June- 2017
Extracts from, It Fell From an Unknown Height
8th - Election Day -The day was fine, not too warm. I didn't expect to see much, the odd protester here and there maybe; some lone soul with a banner perhaps, but mostly I just wanted to get a sense of the mood on the day of the election. Milled around Parliament Square and Downing street for a few hours but nothing really took my fancy. Today was more to test the new rangefinder film camera - a cheap little Canon and an inexpensive lens. As long as it works, produces an image, I couldn't really give a shit about all the rest. Sharpness isn't something I've ever really been too fussy about, so I'm okay with things should they not turn out crisp. I imagine they won't.

Turned my attention away from collecting John Hinde postcards and have become fascinated with postcards of old American motels. When I started out in photography, I thought I'd go and photograph them all, but it's been done countless times and I can't really be arsed. There are many things that I'd like to do, many things I have down to make a project out of - 40% of it I simply cannot be arsed to do until I've got some research done and the remaining lot I simply don't have the time. I have a notebook full of ideas for projects over that I've come up with over the years - some get a strike-through, but most remain. And that's what I like about all this - to simply photograph what I personally find interesting and not what I think others will be interested in. Fuck the others. 
12th - Am I a street photographer? I can't say. It is where I started and where I get my cues from; the genre in which I decided to get self-taught and learn how to compose properly. If I were to enter a street competition, something I've never attempted, I'd struggle to find something to enter. 1. Because most of my work is not up to par. 2. It simply doesn't fit; the current trends in street are simply nothing I care to shoot. 3. Okay, it's boring to most and well, my work is simply not up there.

15th - Grenfell tower fire - Decided to head down to Grenfell tower to see how things were getting on. By the time I got there, the second day after the fire, a massive community operation was under way to sort through the mountains of essentials that had been donated. I was taken aback by the sheer amount of the donations and the mass of people that had come together to make it all happen. Hey, where's the government? Why are 'the people' taking charge of this?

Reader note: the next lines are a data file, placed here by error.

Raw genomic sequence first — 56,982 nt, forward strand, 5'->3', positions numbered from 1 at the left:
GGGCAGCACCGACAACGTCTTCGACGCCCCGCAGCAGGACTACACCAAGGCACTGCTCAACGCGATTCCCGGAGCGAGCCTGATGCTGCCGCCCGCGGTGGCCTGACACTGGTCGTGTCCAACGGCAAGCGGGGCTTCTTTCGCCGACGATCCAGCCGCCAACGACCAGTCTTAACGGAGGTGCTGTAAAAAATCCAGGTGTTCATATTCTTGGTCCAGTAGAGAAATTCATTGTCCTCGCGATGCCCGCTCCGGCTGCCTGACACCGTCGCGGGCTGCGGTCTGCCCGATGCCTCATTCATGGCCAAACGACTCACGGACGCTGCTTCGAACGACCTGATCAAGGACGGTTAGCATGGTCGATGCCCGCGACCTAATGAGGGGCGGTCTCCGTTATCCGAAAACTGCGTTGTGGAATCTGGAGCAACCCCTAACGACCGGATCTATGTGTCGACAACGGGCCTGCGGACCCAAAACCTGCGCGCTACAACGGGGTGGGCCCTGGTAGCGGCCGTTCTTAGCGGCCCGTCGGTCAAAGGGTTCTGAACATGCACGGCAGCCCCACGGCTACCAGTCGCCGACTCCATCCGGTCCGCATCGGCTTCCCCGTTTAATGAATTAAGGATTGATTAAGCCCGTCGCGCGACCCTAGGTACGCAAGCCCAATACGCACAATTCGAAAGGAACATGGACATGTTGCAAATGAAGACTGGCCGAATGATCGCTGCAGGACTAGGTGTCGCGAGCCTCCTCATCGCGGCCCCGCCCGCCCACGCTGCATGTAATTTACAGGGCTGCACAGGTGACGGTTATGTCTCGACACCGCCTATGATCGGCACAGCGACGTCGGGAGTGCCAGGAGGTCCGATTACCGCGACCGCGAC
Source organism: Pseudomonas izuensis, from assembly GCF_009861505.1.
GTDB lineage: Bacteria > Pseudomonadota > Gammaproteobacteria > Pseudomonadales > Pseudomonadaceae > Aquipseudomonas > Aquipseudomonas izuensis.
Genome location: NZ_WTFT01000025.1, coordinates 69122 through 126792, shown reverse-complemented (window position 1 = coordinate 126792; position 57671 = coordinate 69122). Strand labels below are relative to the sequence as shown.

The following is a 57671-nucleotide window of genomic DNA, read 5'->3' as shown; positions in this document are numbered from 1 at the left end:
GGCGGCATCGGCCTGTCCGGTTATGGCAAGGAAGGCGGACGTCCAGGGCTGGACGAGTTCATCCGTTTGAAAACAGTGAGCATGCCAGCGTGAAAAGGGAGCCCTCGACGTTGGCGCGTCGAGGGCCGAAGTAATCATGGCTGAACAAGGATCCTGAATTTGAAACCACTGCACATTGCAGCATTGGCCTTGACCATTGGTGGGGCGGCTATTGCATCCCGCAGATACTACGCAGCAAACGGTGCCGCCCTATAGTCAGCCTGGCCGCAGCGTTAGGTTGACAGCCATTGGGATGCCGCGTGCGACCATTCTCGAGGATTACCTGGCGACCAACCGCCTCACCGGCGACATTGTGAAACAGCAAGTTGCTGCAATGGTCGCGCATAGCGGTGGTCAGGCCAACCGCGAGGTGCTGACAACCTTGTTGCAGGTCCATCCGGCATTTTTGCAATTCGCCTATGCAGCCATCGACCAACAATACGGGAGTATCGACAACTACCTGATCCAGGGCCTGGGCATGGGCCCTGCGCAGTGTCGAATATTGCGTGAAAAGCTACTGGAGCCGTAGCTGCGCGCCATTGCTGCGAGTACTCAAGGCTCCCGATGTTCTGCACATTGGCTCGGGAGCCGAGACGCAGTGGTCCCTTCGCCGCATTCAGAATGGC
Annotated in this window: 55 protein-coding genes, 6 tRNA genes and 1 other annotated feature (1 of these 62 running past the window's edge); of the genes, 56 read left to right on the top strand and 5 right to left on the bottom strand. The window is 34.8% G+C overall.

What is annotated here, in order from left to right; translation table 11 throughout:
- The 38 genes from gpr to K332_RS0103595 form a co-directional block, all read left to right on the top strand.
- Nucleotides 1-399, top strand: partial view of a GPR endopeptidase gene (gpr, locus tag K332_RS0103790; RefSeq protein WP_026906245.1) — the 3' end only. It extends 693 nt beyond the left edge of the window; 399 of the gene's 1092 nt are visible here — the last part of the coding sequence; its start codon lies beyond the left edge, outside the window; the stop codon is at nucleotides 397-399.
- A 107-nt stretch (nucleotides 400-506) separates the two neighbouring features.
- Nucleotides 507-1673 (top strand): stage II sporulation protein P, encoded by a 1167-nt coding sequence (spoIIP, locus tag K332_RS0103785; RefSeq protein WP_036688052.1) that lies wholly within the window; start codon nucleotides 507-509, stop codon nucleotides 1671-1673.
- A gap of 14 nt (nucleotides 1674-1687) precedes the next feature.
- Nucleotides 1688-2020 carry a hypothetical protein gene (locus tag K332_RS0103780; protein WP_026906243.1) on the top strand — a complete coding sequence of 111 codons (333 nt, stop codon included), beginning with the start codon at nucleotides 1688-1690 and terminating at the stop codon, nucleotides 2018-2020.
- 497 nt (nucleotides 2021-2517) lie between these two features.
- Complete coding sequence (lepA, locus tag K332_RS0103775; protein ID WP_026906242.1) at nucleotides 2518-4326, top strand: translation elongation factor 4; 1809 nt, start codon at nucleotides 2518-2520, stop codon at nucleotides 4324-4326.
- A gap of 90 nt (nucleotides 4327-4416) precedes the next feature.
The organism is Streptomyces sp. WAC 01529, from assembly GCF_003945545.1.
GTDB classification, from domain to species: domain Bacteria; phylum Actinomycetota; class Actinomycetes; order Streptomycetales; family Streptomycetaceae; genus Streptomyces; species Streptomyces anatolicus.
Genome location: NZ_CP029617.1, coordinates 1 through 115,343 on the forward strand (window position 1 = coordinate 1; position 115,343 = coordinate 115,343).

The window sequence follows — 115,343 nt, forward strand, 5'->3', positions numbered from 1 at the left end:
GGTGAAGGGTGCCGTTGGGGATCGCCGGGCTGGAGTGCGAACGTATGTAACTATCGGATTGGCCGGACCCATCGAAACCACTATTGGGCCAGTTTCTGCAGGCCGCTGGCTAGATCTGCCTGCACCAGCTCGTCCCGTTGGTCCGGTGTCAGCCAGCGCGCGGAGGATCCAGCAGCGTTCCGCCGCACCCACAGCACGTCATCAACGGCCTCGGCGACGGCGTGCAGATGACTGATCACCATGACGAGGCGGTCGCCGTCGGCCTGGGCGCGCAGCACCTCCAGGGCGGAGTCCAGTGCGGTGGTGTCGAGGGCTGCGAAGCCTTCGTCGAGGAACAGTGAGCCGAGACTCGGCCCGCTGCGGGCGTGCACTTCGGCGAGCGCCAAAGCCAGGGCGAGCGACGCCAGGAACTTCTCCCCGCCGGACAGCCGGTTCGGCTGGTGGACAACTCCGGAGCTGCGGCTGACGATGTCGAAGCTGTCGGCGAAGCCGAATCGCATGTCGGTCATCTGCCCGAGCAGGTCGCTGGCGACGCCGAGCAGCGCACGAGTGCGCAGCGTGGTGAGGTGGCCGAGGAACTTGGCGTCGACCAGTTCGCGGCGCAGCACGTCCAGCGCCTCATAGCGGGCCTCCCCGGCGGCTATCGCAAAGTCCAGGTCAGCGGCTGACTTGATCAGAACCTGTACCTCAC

After what seems like an age since I last went out to photograph, I decide to head over to Wimbledon Park to photograph the queue for the tennis championships. People wanting to attend Wimbledon head to the park, some of them days in advance of tickets going on sale, to secure their place in the line. This means lots of people and lots of tents. Wimbledon is nice, nice houses. The park itself is quite splendid; a boating lake in the middle surrounded by perfectly cut grass fields and the perfectly manicured bodies and faces of the wealthy.

The queue itself is not too long - I've arrived early, but not too early as not to get something. I walk the length of a field and soon realise that I'm not really going to get anything different than what I already have, and although I cannot say for sure what may happen at any given time, it's sometimes evident how things are. I spend a roll on them then head back into town.

In the city I decide to do some street photography. It's a relatively warm and fresh day - not too overbearing for me. I decide to get a few rolls developed. I'd normally send them out, but I wanted to see a couple of shots and I can be rather impatient at times. The guy in snappy-snaps is always friendly a polite and willing to talk. After discussing varying films, he gives me a roll of Kodak ColorPlus to try out. I've heard bad things about these rolls so I'm reluctant, buy hey, it's free film and I've been looking at trying to find some cheap Kodak to replace the Fuji - however, the rolls are only 24 exposures and that can be a deal breaker for me. Still, I'll try it out and it was nice of him to give me that roll.
Since when have we thought it okay to champion mediocrity? Why am I constantly seeing people online being lauded and praised for what is essentially, shit street photography. Is it just the kindness of peers, the kindness of friends? Why the praise and applause?

I'm a little bit tired of seeing the same crap online, the same kind of shot, the same kind of shot whereby I can no longer differentiate one photographer from another - it's just some kaleidoscopic mix of bullshit that seems to forever spin and repeat - spin and repeat. And since when has plagiarism become an accepted thing? I'm tired of seeing the unoriginal rip and mimic others in ideas. I see it all the time.

I like those that forget the idea of being liked, of the thumbs up, the old photographic handjob. The community makes me tired; is there nothing more to them than the constant stream of hanjobs and handshakes on social-media? Why aren't people meeting up and discussing things? Why is everyone directing all their energy into the act of self-projection - of a constant need to be seen.

Festivals and competitions, to me, are justwankfests for the mediocre; a circle-jerking amalgamation of everyone knowing one another and having themselves an orgy, mostly on Facebook, only it's not as good as an orgy; it's VHS and Betamax versions of photography that's being lauded as great and everyone's looking to it as the standard.

Fuck the standard.